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May pitching the people against parliament is a new low in Brexit mess

Simon Rite
Simon Rite
is a writer based in London for RT, in charge of several projects including the political satire group #ICYMI. Follow him on Twitter @SiWrites
May pitching the people against parliament is a new low in Brexit mess
Just when you think Brexit can't get any more chaotic or confusing, the UK prime minister goes on TV to stoke a confrontation between parliament and the people by blaming MPs and telling voters "I'm on your side."

I don't think you'll find anyone who will argue MPs aren't to blame for what we're all seeing in British politics, but Theresa May's timing does appear, and I'll choose one of the kinder adjectives that spring to mind, reckless.

May, whose tenure as PM is coming to an end, has chosen to try and stand with a public that has been disgusted by parliament for some time.

Also on rt.com ‘Determined to get on with it’: May doesn’t want 2nd referendum, regrets Brexit delay (VIDEO)

On the one hand you've got the 17 million people who voted to leave the EU who are angry that their country are still very much part of it. On the other you have the millions of remainers who are disgusted that historic splits in the Conservative Party, far from being repaired by trying to leave Europe, have instead spread across the entire political spectrum and doomed membership of the world's largest trading bloc. 

May choosing to blame elected MPs could, I suppose, look courageous if the timing was right, but frankly speaking, it is not. May doesn't need to win over voters who have had their say, she needs to win over MPs who keep rejecting the deal she's cut with Brussels.

At least one MP has suggested May's national statement placing the blame on MPs could leave them in physical danger. People in danger tend to lack sympathy for those who put them there. The prime minister's powers of persuasion have been exposed again.

At the very centre of this whole debacle is a simple binary vote held in June 2016 where the British people were asked if they wanted to leave the EU. Whether an issue of this complexity should be settled by a simple yes or no question is neither here nor there, the simple fact is that a democratic decision was made and those in charge of making it happen to have completely failed to carry it through.

Due to the way the mainstream debate is framed in Britain, the good guys are widely presented as those pushing for a new referendum, what they call the 'People's Vote', or what they secretly mean, 'the right kind of people's vote'. Another vote though would simply be the rejection of a democratic decision because the first result was deemed unacceptable.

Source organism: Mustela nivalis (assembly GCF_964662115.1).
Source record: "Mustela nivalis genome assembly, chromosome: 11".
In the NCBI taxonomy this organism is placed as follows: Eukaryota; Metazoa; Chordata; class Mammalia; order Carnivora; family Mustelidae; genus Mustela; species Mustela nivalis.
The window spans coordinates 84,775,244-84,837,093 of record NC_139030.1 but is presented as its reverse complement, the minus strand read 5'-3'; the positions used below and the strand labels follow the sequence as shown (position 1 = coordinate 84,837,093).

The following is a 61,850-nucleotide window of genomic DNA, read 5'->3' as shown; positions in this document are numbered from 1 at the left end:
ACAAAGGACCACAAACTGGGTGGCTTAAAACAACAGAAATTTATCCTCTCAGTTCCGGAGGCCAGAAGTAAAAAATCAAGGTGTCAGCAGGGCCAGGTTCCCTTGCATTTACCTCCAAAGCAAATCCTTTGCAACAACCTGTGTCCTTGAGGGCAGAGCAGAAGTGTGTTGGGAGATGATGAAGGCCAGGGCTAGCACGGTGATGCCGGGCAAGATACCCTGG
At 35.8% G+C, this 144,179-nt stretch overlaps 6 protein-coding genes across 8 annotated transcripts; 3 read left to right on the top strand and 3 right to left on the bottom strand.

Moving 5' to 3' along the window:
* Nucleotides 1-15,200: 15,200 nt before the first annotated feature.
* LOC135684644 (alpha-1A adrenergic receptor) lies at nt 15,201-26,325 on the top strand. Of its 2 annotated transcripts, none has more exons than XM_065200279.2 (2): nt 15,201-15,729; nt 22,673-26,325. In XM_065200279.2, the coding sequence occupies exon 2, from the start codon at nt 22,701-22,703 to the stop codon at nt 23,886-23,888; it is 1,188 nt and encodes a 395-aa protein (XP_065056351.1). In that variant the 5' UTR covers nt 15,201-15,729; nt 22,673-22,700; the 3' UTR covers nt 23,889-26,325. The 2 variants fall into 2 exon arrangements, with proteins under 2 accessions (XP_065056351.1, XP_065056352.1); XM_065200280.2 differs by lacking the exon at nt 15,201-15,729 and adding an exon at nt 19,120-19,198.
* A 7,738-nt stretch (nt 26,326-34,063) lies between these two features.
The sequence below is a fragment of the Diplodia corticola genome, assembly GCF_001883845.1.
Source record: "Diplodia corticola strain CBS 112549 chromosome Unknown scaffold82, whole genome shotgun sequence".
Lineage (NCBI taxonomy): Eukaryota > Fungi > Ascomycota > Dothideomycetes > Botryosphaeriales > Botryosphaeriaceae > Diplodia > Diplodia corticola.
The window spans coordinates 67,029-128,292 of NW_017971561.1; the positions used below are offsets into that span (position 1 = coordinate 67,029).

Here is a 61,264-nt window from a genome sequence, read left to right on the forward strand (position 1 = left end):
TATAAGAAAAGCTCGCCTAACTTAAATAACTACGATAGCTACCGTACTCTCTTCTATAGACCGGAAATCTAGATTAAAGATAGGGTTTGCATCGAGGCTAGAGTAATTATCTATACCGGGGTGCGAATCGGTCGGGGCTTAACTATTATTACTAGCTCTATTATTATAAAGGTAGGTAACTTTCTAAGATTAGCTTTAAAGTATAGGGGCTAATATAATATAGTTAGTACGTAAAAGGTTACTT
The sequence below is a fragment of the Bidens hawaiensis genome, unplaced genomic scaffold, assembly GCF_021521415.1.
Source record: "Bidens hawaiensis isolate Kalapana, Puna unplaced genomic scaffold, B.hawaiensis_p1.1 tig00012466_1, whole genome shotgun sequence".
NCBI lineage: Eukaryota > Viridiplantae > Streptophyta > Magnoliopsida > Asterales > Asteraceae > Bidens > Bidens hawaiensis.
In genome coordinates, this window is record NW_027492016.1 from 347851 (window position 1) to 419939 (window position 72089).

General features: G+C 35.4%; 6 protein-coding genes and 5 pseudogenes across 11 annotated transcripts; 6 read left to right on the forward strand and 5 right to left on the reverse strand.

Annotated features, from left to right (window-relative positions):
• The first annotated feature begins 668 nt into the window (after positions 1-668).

The damage to Britain by undermining its democracy would be far greater than that posed by leaving Europe. The reports that the EU backs the idea of another referendum is a fair indicator of why so many Britons wanted to leave in the first place.

The ineptitude of parliament to make Brexit happen has been even worse because the whole world has been able to watch it fail so publicly over a two year period.

The time given to come up with a decision, or at the very least a compromise, has instead been used by all sides to become entrenched. The two main parties are so divided, they now boast parties within parties which have paralyzed the process. 

Also on rt.com Recipe for civil war? 17.4 million voted for Brexit & are being denied it (by G. Galloway)

The balance of power lies with minorities like the anachronistic and right-wing Tory faction the European Research Group, or even worse… with the EU. 

The British prime minister is asking the EU for even more time to fail to make a decision, putting the ball back in Brussels' court. The spectre of leaving without a withdrawal agreement in 8 days time, the so-called 'Hard Brexit', is sold as a doomsday scenario.

For much of the British public though, the difference between a hard or a soft Brexit looks more like a decision on how to remove a band aid from a hairy arm, both are going to hurt, but the pain lasts much longer if you do it slowly. The majority just want to get this over with.

My foreign colleagues ask for explanations about what is going on because, as a native of Britain, surely I should know, but I don't.  No one does, literally no one.

Anyone you see speaking with certainty about what will happen next is lying to you, they're just expressing their personal position, which usually has very little to do with the national interest. At least the look of bewilderment and anger on the faces of EU technocrats like Guy Verhofstadt and Donald Tusk are genuine.

Brexit has become like an unexplainable modern art installation; it's surrounded by people staring and frowning, and from any perspective it looks like a complete mess.

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The statements, views and opinions expressed in this column are solely those of the author and do not necessarily represent those of RT.

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